However, there was no way to get around the issue of ex-Prime Minister Yulia Tymoshenko’s continued imprisonment for political reasons. Love her or hate her – and plenty are in both camps – many EU leaders are simply not going to overlook her case. Her 2011 conviction for abuse of power as prime minister puts her in the category of political prisoner, in the view of Russia and the West.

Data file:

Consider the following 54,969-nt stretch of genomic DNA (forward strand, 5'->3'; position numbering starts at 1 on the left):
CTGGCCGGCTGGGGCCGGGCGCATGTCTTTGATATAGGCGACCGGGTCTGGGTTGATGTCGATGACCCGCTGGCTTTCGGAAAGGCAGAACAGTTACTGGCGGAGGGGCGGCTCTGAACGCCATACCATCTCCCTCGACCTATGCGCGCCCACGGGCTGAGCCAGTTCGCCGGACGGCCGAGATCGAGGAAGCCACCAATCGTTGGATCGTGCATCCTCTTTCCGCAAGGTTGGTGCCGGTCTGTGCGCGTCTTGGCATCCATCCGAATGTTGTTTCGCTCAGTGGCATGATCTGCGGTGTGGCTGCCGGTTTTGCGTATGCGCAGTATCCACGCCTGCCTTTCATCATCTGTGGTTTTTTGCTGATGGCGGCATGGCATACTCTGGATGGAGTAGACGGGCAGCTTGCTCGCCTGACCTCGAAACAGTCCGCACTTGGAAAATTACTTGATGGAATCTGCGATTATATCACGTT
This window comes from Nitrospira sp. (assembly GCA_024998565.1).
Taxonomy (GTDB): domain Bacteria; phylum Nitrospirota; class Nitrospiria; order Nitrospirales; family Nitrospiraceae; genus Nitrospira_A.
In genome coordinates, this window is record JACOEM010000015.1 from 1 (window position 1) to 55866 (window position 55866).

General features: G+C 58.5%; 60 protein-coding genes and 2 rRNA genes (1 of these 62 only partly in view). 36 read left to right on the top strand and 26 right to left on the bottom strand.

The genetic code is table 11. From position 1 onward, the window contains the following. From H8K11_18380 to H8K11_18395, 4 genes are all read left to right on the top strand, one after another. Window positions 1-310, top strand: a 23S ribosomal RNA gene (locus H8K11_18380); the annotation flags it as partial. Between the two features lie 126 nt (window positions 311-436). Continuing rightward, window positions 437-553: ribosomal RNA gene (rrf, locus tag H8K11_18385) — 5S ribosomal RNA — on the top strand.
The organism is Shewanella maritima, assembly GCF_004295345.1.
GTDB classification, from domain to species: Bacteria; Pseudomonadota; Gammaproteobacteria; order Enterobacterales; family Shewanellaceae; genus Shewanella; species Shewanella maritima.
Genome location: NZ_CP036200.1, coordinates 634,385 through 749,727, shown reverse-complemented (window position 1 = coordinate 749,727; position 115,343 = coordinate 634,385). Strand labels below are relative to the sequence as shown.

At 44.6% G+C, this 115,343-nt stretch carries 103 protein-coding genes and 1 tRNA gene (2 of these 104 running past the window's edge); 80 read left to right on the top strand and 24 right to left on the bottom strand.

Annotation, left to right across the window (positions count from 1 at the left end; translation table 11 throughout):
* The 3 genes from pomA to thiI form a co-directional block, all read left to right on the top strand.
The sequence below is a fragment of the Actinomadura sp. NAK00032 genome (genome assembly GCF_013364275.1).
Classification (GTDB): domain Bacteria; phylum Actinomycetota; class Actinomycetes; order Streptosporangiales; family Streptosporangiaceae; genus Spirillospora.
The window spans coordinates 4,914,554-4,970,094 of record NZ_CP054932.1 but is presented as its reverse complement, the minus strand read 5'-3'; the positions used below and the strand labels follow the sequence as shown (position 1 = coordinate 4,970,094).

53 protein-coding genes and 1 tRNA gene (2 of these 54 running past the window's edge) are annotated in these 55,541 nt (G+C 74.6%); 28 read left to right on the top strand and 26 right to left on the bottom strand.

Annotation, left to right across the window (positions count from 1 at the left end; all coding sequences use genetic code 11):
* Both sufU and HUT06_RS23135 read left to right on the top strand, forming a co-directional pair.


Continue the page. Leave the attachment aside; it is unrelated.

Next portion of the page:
Why does President Viktor Yanukovych fear her so much? Because she is a formidable adversary. The political opposition today is much weaker without her. It appears that Vitali Klitschko will be outmaneuvered by Yanukovych and disqualified as a presidential candidate in 2015 because of his German residency. The field gets weaker after that, with no one – neither Arseniy Yatseniuk nor Oleh Tyahnybok – showing the capability of dislodging even someone as unpopular as Yanukovych. No one on the political scene is exposing corruption and dodgy dealings as effectively as Tymoshenko did while she was free. While Tymoshenko has been in prison for the last two years, the size and scale of questionable – to put it mildly – business dealings involving people close to Yanukovych and other oligarchs are astounding. Her voice on these issues is missed.